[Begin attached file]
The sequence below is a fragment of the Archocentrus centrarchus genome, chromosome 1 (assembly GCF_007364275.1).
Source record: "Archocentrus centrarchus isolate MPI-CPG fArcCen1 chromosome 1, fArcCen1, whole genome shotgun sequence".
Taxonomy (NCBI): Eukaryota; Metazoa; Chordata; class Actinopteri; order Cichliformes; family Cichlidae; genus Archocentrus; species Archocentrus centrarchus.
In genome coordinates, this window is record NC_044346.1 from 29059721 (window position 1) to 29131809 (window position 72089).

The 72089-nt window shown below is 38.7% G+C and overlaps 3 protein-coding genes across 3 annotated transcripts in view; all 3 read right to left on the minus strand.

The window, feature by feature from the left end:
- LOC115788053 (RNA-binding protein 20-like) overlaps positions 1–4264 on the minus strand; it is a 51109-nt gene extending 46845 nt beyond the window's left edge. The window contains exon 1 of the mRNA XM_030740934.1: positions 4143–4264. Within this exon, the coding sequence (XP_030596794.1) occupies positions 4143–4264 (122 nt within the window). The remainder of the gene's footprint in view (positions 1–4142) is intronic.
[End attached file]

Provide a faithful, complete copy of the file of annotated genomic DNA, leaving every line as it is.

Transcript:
The sequence below is a fragment of the Archocentrus centrarchus genome, chromosome 1 (assembly GCF_007364275.1).
Source record: "Archocentrus centrarchus isolate MPI-CPG fArcCen1 chromosome 1, fArcCen1, whole genome shotgun sequence".
Taxonomy (NCBI): Eukaryota; Metazoa; Chordata; class Actinopteri; order Cichliformes; family Cichlidae; genus Archocentrus; species Archocentrus centrarchus.
In genome coordinates, this window is record NC_044346.1 from 29059721 (window position 1) to 29131809 (window position 72089).

The 72089-nt window shown below is 38.7% G+C and overlaps 3 protein-coding genes across 3 annotated transcripts in view; all 3 read right to left on the minus strand.

The window, feature by feature from the left end:
- LOC115788053 (RNA-binding protein 20-like) overlaps positions 1–4264 on the minus strand; it is a 51109-nt gene extending 46845 nt beyond the window's left edge. The window contains exon 1 of the mRNA XM_030740934.1: positions 4143–4264. Within this exon, the coding sequence (XP_030596794.1) occupies positions 4143–4264 (122 nt within the window). The remainder of the gene's footprint in view (positions 1–4142) is intronic.